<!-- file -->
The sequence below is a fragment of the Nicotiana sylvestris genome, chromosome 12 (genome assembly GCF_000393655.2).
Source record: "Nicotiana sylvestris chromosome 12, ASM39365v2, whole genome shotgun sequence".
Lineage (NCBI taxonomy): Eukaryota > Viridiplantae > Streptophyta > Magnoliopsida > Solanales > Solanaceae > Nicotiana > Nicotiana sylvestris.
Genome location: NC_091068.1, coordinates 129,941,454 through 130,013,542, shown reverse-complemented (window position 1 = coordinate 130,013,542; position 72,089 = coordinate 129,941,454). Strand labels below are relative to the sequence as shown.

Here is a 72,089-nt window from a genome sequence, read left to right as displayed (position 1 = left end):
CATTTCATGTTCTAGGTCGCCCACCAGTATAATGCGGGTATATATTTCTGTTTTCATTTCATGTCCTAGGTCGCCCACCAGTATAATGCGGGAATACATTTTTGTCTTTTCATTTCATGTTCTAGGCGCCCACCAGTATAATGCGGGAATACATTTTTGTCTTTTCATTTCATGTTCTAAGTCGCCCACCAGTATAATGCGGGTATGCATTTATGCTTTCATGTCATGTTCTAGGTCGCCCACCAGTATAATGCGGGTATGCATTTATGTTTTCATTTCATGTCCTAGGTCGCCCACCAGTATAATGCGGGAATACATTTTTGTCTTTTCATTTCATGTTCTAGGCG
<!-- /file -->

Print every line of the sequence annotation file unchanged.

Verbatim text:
The sequence below is a fragment of the Nicotiana sylvestris genome, chromosome 12 (genome assembly GCF_000393655.2).
Source record: "Nicotiana sylvestris chromosome 12, ASM39365v2, whole genome shotgun sequence".
Lineage (NCBI taxonomy): Eukaryota > Viridiplantae > Streptophyta > Magnoliopsida > Solanales > Solanaceae > Nicotiana > Nicotiana sylvestris.
Genome location: NC_091068.1, coordinates 129,941,454 through 130,013,542, shown reverse-complemented (window position 1 = coordinate 130,013,542; position 72,089 = coordinate 129,941,454). Strand labels below are relative to the sequence as shown.

Here is a 72,089-nt window from a genome sequence, read left to right as displayed (position 1 = left end):
CATTTCATGTTCTAGGTCGCCCACCAGTATAATGCGGGTATATATTTCTGTTTTCATTTCATGTCCTAGGTCGCCCACCAGTATAATGCGGGAATACATTTTTGTCTTTTCATTTCATGTTCTAGGCGCCCACCAGTATAATGCGGGAATACATTTTTGTCTTTTCATTTCATGTTCTAAGTCGCCCACCAGTATAATGCGGGTATGCATTTATGCTTTCATGTCATGTTCTAGGTCGCCCACCAGTATAATGCGGGTATGCATTTATGTTTTCATTTCATGTCCTAGGTCGCCCACCAGTATAATGCGGGAATACATTTTTGTCTTTTCATTTCATGTTCTAGGCG